Although the 1946 maternity survey was originally intended to be a one-off, two years later a follow-up study was carried out on the same mothers and babies. Due to funding concerns, only a sample of the original birth cohort were included: 5,362 out of 13,687. This sample was chosen by including all those babies whose fathers worked in a non-manual or an agricultural occupation, and a random one-in-four of those whose fathers were employed in manual occupations. The intention was to make the new sample contain roughly the same number of children from each social class. The 672 children born to unmarried mothers were not included in the sample, as it was assumed that they would be adopted at birth and would be too difficult to trace. The 180 multiple births were also excluded, as they were thought to be too small of a sample size. As the study began in 1946, before the increase in immigration over subsequent decades, people from ethnic minorities are not represented to any significant degree in the NSHD (although there are notable Italian and Polish communities, who were living in Britain in the aftermath of World War II).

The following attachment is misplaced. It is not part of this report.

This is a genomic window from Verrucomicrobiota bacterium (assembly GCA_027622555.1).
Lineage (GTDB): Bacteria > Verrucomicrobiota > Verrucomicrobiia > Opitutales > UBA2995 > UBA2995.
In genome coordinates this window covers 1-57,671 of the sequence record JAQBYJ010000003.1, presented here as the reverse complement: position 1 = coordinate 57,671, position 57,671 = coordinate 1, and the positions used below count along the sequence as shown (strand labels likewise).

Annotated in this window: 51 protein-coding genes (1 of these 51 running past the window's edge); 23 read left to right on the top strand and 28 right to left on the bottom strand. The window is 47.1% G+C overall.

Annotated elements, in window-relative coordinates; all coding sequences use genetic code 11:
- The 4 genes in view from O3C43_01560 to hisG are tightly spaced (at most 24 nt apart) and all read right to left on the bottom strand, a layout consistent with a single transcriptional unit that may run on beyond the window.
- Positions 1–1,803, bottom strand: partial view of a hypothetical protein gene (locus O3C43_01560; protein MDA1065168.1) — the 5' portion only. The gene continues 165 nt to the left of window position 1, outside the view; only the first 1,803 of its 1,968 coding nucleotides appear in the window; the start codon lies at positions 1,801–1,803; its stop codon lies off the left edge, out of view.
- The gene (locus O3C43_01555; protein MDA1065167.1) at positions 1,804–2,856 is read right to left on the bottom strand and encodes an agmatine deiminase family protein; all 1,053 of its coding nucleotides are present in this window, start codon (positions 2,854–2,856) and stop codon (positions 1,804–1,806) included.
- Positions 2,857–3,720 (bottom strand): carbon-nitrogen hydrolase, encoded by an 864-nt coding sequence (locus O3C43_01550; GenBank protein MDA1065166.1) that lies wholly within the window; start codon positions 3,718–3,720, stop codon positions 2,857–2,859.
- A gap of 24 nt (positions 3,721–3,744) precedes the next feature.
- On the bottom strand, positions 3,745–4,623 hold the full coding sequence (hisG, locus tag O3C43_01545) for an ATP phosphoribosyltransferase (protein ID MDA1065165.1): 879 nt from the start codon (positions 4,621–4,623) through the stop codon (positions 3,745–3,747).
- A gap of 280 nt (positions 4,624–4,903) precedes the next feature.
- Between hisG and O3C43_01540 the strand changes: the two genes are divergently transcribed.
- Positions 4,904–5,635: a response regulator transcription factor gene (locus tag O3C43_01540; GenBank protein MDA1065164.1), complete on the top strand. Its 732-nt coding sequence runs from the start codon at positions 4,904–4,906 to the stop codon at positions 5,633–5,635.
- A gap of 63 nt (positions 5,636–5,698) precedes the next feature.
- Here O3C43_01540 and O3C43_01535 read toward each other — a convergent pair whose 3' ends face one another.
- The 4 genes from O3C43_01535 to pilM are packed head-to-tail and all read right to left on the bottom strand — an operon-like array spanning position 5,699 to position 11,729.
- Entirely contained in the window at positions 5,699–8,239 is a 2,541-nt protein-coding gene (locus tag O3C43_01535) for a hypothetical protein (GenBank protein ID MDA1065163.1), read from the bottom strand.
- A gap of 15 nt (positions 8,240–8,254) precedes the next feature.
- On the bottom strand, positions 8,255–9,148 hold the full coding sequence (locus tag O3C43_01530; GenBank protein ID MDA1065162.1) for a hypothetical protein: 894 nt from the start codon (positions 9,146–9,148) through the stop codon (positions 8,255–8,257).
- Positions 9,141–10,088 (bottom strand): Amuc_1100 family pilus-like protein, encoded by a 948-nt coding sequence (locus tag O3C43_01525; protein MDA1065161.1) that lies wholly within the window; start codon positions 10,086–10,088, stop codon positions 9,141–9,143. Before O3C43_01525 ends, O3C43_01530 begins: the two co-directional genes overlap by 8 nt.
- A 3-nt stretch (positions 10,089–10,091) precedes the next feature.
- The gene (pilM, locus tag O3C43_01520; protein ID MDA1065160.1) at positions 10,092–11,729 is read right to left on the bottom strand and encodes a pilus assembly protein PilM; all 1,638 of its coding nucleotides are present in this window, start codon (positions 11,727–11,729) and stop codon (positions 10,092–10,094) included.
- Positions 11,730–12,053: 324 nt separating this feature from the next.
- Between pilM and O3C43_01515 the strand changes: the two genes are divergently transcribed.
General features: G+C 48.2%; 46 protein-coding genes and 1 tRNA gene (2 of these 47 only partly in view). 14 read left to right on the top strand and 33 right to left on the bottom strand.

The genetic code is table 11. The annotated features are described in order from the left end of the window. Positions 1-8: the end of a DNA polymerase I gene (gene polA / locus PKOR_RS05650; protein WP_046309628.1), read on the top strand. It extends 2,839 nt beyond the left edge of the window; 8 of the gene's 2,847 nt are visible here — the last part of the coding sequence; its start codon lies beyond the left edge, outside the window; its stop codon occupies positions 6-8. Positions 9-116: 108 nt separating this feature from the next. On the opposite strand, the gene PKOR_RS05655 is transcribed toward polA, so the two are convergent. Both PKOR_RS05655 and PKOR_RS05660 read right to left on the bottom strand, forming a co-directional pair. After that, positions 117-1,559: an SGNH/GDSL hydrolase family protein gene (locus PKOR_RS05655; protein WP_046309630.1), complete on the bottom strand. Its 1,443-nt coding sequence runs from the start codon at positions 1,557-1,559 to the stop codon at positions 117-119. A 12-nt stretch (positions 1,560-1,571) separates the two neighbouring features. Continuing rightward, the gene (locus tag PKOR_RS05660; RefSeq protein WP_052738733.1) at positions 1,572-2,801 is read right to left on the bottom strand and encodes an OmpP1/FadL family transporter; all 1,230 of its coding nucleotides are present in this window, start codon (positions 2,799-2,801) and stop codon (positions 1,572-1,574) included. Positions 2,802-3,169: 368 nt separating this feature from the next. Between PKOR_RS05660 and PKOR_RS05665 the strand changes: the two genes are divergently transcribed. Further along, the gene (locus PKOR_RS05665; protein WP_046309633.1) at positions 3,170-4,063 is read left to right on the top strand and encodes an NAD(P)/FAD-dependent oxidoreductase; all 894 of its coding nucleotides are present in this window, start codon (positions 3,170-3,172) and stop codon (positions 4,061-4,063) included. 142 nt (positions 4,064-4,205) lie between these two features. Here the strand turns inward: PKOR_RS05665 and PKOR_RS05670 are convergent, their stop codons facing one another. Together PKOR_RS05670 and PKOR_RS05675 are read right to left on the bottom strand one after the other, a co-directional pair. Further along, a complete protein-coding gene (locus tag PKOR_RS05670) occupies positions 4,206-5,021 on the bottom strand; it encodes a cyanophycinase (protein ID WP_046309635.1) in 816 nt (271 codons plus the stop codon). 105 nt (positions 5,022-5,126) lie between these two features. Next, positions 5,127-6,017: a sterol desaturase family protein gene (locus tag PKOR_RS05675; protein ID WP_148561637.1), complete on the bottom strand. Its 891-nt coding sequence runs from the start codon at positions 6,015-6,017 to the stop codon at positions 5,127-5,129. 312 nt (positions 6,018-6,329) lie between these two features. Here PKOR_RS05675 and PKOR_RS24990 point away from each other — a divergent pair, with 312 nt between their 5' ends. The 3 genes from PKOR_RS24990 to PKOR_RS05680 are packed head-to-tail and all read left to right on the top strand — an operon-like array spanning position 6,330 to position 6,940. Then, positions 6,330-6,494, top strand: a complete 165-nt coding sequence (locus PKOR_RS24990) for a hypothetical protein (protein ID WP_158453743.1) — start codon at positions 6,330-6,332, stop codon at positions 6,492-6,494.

A Joint Committee of the Royal College of Obstetricians & Gynaecologists and the PIC oversaw and advised on the early survey work, and their membership is listed in each of the first 3 books, 'Maternity in Great Britain', 'Children under Five', and 'The Home & the School'. Committee membership changed as the emphasis moved from health to education.

After the follow-up survey, the participants were visited again at regular intervals over the following years in an effort to measure growth, and physical and mental development. The children took cognitive and attainment tests at ages 8, 11, and 15. In 1964 Douglas used the study’s findings to publish the book ‘The Home and the School’. These findings contributed to the Plowden Committee of the Central Advisory Council for Education, and to the introduction of the new ‘comprehensive’ school system in 1965.